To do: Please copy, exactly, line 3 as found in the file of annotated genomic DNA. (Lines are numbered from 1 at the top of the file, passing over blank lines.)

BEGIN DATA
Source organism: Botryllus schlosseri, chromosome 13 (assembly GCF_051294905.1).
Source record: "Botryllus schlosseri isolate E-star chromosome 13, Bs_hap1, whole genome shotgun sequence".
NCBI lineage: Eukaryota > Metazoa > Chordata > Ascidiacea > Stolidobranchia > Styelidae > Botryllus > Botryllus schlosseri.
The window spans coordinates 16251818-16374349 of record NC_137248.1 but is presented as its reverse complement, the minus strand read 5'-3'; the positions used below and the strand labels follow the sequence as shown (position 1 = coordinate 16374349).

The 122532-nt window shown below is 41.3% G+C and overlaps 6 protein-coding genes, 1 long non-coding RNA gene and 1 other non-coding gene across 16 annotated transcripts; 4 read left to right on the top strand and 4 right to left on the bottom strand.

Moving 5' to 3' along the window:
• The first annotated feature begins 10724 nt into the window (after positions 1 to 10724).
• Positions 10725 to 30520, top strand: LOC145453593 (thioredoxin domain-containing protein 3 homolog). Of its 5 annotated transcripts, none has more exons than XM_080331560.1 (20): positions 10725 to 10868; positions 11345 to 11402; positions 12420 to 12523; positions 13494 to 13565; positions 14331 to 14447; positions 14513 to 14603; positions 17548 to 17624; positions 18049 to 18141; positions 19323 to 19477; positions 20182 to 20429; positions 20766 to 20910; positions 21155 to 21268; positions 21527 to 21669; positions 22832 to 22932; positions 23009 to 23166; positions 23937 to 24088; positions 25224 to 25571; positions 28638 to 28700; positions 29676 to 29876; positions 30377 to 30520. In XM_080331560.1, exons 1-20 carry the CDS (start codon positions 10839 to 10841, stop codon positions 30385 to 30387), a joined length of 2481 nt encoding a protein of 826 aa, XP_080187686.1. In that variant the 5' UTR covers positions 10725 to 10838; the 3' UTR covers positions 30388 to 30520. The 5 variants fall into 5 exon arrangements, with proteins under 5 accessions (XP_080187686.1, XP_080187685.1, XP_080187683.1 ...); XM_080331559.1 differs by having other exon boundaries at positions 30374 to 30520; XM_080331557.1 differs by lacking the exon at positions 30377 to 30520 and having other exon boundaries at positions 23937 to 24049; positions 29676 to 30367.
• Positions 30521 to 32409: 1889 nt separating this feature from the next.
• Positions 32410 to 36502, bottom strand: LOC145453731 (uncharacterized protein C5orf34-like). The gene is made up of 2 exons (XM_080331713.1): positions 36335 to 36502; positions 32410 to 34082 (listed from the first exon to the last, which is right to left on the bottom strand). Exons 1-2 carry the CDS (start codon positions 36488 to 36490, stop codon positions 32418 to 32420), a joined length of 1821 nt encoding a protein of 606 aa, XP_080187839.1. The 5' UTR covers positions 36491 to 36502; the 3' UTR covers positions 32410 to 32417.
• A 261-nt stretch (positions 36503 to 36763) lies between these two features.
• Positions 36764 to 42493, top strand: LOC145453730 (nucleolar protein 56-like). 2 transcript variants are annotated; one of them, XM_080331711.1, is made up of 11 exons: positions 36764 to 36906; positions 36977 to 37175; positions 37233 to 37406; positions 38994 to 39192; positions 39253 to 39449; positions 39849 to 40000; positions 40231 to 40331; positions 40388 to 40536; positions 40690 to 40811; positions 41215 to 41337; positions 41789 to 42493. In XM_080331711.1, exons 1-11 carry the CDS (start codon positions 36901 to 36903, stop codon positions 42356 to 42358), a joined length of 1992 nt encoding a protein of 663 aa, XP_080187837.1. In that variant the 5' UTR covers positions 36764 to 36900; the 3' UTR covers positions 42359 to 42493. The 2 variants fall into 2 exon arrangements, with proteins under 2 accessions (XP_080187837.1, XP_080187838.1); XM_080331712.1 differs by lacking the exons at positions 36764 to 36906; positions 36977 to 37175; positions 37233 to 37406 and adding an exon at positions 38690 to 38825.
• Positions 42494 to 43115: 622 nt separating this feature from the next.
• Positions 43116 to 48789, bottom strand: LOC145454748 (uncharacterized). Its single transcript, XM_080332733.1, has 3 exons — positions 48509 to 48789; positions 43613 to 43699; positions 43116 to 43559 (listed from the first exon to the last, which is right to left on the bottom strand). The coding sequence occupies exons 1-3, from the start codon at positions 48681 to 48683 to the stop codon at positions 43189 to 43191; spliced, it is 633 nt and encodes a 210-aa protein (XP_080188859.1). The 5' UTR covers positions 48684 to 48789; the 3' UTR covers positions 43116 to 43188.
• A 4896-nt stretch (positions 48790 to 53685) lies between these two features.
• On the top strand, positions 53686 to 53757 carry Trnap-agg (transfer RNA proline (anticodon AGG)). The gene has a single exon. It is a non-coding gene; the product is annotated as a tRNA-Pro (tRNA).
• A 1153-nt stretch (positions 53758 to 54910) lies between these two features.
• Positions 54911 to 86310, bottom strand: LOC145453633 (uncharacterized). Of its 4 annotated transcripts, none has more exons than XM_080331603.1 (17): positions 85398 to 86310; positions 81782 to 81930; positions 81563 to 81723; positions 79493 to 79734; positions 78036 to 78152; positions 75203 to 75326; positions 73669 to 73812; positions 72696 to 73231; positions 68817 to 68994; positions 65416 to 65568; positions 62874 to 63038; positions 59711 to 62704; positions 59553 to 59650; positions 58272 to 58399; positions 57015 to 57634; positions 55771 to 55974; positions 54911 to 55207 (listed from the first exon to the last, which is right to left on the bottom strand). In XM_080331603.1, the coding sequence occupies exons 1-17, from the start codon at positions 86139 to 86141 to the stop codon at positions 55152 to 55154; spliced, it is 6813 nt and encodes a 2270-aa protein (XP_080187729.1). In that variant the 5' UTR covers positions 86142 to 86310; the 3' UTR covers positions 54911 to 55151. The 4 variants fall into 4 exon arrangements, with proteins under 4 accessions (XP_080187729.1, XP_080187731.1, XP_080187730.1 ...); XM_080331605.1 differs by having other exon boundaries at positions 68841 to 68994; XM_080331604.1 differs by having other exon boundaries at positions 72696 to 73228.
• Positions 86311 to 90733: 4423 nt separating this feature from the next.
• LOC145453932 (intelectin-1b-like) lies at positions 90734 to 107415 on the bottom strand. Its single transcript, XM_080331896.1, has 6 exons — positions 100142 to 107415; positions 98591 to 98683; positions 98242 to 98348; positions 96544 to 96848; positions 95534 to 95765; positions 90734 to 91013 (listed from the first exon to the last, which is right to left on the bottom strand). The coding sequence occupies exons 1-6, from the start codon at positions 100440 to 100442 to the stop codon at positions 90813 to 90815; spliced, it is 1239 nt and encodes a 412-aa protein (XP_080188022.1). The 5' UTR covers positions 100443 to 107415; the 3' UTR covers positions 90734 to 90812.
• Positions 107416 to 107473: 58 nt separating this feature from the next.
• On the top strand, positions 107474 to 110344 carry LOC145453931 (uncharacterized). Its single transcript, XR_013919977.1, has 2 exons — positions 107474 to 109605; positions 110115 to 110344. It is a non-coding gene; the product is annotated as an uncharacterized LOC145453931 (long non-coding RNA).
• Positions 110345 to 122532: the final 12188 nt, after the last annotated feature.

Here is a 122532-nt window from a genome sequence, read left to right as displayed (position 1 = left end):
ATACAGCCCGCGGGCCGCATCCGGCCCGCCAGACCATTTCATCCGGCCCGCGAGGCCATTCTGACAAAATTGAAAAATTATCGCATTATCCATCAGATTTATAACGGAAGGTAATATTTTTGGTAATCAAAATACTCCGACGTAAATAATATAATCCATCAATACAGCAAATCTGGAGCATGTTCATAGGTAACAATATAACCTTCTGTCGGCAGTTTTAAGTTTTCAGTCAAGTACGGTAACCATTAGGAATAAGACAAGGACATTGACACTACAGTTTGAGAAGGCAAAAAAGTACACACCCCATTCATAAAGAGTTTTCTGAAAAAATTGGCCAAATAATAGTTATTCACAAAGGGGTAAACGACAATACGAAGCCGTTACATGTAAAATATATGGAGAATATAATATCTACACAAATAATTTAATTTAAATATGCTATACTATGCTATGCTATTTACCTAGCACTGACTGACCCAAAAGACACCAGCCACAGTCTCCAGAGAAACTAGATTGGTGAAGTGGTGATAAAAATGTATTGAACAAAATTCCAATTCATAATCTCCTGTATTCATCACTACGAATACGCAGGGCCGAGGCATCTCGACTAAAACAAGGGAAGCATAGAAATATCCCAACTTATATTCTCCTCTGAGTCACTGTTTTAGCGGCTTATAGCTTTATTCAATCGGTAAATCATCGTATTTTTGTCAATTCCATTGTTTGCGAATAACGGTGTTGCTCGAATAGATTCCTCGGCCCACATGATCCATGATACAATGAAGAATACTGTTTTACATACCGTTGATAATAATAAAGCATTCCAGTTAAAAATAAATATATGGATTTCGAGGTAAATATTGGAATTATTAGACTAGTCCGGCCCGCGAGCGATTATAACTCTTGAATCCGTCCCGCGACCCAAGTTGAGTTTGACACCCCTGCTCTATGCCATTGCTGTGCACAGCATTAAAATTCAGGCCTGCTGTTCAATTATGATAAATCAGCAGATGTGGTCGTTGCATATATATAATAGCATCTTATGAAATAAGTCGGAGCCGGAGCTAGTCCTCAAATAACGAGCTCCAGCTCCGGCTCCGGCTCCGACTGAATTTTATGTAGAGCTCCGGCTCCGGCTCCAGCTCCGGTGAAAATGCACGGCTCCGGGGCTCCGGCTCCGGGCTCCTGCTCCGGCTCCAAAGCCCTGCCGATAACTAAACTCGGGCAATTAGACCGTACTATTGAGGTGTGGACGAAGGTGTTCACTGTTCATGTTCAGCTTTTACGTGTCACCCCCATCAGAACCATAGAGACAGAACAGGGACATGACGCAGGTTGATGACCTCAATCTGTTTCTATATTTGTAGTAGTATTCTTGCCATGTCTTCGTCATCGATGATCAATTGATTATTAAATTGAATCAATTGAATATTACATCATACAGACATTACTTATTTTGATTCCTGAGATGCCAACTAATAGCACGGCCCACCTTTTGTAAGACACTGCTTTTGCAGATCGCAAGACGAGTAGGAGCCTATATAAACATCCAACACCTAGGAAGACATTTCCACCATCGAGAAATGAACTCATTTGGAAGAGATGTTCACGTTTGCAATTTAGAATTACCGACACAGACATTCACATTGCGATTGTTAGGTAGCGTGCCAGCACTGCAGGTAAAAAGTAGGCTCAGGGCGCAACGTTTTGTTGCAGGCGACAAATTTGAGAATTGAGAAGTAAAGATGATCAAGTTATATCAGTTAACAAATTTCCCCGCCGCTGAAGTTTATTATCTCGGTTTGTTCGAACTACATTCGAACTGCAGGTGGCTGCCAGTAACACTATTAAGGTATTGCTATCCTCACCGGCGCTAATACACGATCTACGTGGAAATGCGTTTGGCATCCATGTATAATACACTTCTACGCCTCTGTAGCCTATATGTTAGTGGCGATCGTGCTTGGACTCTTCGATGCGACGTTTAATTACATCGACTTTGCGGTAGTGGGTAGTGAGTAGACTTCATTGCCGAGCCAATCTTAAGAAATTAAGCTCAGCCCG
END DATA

NCBI lineage: Eukaryota > Metazoa > Chordata > Ascidiacea > Stolidobranchia > Styelidae > Botryllus > Botryllus schlosseri.